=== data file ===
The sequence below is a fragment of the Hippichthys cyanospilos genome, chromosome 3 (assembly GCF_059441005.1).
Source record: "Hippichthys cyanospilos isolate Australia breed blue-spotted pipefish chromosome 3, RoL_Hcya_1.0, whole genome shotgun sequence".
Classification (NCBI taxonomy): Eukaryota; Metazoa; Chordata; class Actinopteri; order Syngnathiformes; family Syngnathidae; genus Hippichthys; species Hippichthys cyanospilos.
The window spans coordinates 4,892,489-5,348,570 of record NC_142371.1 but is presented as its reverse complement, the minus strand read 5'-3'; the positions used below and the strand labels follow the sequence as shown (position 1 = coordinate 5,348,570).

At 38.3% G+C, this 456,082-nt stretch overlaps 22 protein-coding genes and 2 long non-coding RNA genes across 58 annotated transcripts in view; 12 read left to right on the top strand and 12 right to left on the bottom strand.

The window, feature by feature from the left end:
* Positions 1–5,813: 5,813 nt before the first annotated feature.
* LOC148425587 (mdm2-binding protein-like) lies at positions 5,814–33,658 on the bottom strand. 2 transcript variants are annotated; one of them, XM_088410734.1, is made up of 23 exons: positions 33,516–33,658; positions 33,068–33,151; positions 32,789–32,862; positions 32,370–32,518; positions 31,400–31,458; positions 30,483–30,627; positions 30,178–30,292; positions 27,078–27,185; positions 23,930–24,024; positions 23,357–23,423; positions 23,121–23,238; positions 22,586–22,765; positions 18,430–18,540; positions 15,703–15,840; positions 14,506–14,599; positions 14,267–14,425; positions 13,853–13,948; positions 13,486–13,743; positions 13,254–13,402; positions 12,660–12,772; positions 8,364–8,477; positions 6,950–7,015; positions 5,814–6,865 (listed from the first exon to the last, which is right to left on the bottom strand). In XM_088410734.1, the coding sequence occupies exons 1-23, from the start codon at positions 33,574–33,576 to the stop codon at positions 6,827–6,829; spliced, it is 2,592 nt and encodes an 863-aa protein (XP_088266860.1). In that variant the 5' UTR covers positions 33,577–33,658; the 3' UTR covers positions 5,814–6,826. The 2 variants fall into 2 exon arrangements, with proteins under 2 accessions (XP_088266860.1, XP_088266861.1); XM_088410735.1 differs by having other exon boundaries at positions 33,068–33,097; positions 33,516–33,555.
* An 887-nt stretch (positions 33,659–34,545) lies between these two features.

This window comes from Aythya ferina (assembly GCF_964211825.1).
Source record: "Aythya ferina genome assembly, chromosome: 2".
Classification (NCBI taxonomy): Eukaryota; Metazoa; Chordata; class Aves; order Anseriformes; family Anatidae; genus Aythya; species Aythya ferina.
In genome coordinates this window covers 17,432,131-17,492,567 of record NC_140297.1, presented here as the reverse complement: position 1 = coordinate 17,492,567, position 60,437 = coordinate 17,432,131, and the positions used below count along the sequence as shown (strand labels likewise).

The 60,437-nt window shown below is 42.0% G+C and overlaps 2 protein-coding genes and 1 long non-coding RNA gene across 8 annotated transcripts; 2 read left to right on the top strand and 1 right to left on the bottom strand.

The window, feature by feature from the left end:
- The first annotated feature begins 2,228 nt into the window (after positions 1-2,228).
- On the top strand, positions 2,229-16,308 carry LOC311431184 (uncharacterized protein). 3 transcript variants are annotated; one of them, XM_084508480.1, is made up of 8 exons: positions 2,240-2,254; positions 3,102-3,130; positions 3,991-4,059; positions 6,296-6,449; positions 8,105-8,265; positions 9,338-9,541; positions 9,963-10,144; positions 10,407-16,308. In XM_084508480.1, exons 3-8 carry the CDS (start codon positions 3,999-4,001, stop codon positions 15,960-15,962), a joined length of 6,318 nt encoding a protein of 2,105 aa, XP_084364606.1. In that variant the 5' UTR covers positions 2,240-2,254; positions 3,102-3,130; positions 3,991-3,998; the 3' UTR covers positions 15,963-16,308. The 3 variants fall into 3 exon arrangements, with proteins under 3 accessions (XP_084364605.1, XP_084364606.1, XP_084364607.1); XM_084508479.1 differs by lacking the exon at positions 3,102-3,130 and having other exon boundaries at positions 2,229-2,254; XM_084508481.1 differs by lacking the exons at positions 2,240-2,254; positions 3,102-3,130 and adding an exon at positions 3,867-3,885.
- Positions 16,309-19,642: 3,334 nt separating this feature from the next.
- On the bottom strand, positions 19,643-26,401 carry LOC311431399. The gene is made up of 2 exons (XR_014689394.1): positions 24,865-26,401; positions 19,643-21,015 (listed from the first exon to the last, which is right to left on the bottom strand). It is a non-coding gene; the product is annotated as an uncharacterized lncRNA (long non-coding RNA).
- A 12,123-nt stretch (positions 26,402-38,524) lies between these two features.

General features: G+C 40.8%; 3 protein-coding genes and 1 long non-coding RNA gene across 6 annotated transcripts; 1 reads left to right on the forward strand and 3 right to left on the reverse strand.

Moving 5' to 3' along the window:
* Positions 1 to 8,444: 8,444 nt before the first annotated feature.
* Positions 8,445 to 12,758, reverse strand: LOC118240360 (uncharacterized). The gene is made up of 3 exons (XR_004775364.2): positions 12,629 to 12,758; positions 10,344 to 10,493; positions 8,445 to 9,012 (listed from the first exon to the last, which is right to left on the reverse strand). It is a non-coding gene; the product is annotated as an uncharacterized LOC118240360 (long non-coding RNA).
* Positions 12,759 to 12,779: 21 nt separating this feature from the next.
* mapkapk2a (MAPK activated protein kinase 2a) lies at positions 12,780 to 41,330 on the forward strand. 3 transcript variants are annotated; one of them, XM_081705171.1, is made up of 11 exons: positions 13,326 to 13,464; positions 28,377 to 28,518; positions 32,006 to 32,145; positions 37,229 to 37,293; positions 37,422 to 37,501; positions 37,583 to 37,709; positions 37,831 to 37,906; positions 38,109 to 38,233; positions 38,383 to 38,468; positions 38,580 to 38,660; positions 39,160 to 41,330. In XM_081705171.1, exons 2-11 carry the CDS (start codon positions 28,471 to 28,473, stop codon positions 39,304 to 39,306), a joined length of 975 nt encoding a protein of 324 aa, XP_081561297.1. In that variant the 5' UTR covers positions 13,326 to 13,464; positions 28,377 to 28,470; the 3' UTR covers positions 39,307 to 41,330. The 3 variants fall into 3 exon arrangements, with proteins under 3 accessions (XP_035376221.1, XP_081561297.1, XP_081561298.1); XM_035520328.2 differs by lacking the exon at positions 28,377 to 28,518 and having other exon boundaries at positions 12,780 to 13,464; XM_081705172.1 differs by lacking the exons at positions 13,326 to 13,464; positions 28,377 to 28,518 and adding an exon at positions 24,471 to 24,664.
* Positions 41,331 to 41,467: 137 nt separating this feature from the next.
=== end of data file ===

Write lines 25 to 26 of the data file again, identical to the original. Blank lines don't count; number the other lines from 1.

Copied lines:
* Positions 12,759 to 12,779: 21 nt separating this feature from the next.
* mapkapk2a (MAPK activated protein kinase 2a) lies at positions 12,780 to 41,330 on the forward strand. 3 transcript variants are annotated; one of them, XM_081705171.1, is made up of 11 exons: positions 13,326 to 13,464; positions 28,377 to 28,518; positions 32,006 to 32,145; positions 37,229 to 37,293; positions 37,422 to 37,501; positions 37,583 to 37,709; positions 37,831 to 37,906; positions 38,109 to 38,233; positions 38,383 to 38,468; positions 38,580 to 38,660; positions 39,160 to 41,330. In XM_081705171.1, exons 2-11 carry the CDS (start codon positions 28,471 to 28,473, stop codon positions 39,304 to 39,306), a joined length of 975 nt encoding a protein of 324 aa, XP_081561297.1. In that variant the 5' UTR covers positions 13,326 to 13,464; positions 28,377 to 28,470; the 3' UTR covers positions 39,307 to 41,330. The 3 variants fall into 3 exon arrangements, with proteins under 3 accessions (XP_035376221.1, XP_081561297.1, XP_081561298.1); XM_035520328.2 differs by lacking the exon at positions 28,377 to 28,518 and having other exon boundaries at positions 12,780 to 13,464; XM_081705172.1 differs by lacking the exons at positions 13,326 to 13,464; positions 28,377 to 28,518 and adding an exon at positions 24,471 to 24,664.